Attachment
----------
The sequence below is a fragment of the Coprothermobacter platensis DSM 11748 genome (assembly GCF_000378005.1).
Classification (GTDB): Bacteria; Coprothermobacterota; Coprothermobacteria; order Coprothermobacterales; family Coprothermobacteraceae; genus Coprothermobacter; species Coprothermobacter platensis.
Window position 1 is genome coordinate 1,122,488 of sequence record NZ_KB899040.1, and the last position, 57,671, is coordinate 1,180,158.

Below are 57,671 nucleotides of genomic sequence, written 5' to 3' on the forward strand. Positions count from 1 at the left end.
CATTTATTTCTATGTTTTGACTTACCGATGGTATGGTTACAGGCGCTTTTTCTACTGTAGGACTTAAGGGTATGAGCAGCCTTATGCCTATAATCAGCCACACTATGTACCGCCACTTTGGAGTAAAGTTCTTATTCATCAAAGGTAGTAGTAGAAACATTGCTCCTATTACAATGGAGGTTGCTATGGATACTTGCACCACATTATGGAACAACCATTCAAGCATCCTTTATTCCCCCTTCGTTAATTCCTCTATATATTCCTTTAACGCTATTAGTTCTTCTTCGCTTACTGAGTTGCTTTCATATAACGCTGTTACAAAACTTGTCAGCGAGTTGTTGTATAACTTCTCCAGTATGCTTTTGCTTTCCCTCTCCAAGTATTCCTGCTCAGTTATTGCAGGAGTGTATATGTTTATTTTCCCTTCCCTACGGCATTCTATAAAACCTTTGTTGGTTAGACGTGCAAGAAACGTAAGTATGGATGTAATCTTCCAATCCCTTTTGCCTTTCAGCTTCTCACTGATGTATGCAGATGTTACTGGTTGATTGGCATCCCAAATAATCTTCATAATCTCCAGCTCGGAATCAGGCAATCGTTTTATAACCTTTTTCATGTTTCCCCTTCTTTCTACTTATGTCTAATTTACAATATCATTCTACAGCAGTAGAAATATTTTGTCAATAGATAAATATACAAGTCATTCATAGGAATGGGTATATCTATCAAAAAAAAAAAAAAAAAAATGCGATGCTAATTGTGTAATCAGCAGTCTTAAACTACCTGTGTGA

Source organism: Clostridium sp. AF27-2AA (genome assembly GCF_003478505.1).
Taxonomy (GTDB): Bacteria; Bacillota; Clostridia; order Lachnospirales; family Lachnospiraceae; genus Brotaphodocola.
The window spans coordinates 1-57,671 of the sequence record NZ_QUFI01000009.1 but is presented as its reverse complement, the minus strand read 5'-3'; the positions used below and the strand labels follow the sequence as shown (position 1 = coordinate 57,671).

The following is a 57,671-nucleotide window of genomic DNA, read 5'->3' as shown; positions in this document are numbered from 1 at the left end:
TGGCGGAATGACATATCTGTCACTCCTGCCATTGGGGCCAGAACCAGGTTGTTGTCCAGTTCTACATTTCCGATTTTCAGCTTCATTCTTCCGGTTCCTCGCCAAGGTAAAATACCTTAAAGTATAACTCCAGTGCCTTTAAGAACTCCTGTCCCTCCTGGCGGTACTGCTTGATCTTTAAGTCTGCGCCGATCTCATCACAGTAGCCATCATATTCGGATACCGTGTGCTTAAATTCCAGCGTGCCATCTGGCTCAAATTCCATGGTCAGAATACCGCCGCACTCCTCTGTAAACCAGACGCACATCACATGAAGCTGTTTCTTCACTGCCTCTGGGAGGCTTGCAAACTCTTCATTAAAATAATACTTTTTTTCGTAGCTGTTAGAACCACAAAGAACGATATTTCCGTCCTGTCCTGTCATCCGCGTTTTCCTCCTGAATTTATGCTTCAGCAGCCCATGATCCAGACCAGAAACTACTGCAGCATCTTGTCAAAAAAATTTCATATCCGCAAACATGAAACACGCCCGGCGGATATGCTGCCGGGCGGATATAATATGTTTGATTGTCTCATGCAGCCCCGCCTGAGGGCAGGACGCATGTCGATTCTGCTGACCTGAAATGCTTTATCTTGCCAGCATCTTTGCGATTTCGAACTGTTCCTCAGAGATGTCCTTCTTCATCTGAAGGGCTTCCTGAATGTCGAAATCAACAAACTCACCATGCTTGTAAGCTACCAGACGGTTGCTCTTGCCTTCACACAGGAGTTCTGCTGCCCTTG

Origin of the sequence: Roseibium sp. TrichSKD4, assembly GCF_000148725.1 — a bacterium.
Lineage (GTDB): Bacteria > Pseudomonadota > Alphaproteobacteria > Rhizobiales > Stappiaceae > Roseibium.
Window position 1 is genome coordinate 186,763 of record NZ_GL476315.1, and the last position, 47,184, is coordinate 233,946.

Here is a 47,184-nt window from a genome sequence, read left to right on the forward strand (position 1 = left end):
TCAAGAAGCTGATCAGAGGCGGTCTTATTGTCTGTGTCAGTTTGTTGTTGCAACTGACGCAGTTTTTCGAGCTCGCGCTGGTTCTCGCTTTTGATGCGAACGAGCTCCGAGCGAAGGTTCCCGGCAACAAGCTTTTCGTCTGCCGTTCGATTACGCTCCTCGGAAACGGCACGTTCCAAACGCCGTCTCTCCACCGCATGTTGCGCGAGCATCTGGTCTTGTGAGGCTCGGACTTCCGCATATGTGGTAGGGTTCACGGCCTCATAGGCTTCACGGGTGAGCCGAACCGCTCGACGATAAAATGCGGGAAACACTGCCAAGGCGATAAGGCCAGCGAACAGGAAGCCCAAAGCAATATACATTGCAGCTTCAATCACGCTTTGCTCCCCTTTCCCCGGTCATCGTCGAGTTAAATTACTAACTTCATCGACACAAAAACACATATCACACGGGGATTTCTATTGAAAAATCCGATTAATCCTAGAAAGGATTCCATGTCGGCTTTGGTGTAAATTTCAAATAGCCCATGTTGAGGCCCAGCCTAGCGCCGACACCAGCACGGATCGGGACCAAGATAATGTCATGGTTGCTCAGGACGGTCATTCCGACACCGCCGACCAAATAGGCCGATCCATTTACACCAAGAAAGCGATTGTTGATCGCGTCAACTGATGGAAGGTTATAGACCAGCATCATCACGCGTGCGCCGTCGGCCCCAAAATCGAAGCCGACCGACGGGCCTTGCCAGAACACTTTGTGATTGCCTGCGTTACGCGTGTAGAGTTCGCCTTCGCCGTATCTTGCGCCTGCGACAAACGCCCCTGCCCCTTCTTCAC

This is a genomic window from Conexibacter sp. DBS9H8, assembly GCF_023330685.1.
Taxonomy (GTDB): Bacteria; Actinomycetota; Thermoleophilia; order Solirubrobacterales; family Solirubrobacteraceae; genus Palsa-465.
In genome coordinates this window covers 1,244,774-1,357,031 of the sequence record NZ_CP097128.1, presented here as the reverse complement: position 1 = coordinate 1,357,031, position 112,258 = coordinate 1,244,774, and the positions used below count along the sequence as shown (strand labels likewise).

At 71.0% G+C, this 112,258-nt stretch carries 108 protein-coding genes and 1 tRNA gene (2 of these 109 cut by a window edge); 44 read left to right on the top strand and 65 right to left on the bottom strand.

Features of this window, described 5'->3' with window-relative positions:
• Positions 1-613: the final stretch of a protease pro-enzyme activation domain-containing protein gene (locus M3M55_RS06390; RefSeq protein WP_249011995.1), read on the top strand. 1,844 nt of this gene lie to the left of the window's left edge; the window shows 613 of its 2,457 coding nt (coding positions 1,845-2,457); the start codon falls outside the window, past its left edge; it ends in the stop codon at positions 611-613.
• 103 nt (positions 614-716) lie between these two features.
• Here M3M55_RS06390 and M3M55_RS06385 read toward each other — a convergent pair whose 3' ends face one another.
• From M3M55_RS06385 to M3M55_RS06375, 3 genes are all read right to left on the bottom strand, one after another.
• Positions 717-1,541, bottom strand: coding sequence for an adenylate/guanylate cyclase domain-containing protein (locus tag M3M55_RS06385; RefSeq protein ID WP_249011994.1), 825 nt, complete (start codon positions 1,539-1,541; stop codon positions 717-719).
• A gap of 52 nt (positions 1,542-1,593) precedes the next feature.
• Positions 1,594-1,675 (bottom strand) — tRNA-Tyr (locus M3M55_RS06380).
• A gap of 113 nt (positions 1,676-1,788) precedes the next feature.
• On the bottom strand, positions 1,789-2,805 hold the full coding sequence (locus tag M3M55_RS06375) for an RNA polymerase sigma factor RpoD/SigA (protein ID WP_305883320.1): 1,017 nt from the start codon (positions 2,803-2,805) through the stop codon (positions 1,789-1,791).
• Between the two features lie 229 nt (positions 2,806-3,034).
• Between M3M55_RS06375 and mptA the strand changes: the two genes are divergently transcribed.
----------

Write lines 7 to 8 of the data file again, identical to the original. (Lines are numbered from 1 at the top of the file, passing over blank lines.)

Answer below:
Taxonomy (GTDB): Bacteria; Bacillota; Clostridia; order Lachnospirales; family Lachnospiraceae; genus Brotaphodocola.
The window spans coordinates 1-57,671 of the sequence record NZ_QUFI01000009.1 but is presented as its reverse complement, the minus strand read 5'-3'; the positions used below and the strand labels follow the sequence as shown (position 1 = coordinate 57,671).